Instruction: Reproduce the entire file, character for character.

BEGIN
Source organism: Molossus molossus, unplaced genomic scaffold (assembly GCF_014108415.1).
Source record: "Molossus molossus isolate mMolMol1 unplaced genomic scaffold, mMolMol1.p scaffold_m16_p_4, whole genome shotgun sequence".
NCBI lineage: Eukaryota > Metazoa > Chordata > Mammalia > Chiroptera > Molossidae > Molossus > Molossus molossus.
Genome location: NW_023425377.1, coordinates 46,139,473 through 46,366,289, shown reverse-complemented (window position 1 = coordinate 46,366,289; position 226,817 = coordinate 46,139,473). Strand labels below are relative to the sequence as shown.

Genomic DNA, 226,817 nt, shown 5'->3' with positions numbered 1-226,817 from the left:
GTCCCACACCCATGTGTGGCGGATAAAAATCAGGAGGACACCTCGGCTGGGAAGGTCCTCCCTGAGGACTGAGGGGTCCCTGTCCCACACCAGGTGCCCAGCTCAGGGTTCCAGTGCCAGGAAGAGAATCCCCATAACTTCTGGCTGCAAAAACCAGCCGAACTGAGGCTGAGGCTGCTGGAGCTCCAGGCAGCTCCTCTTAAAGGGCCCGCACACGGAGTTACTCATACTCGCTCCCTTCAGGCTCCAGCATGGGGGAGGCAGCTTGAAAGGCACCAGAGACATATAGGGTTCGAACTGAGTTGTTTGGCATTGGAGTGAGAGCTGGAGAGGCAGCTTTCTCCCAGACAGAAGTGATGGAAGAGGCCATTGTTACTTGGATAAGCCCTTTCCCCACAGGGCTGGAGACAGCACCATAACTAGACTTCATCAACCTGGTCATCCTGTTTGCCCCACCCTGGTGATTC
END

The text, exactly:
Source organism: Molossus molossus, unplaced genomic scaffold (assembly GCF_014108415.1).
Source record: "Molossus molossus isolate mMolMol1 unplaced genomic scaffold, mMolMol1.p scaffold_m16_p_4, whole genome shotgun sequence".
NCBI lineage: Eukaryota > Metazoa > Chordata > Mammalia > Chiroptera > Molossidae > Molossus > Molossus molossus.
Genome location: NW_023425377.1, coordinates 46,139,473 through 46,366,289, shown reverse-complemented (window position 1 = coordinate 46,366,289; position 226,817 = coordinate 46,139,473). Strand labels below are relative to the sequence as shown.

Genomic DNA, 226,817 nt, shown 5'->3' with positions numbered 1-226,817 from the left:
GTCCCACACCCATGTGTGGCGGATAAAAATCAGGAGGACACCTCGGCTGGGAAGGTCCTCCCTGAGGACTGAGGGGTCCCTGTCCCACACCAGGTGCCCAGCTCAGGGTTCCAGTGCCAGGAAGAGAATCCCCATAACTTCTGGCTGCAAAAACCAGCCGAACTGAGGCTGAGGCTGCTGGAGCTCCAGGCAGCTCCTCTTAAAGGGCCCGCACACGGAGTTACTCATACTCGCTCCCTTCAGGCTCCAGCATGGGGGAGGCAGCTTGAAAGGCACCAGAGACATATAGGGTTCGAACTGAGTTGTTTGGCATTGGAGTGAGAGCTGGAGAGGCAGCTTTCTCCCAGACAGAAGTGATGGAAGAGGCCATTGTTACTTGGATAAGCCCTTTCCCCACAGGGCTGGAGACAGCACCATAACTAGACTTCATCAACCTGGTCATCCTGTTTGCCCCACCCTGGTGATTC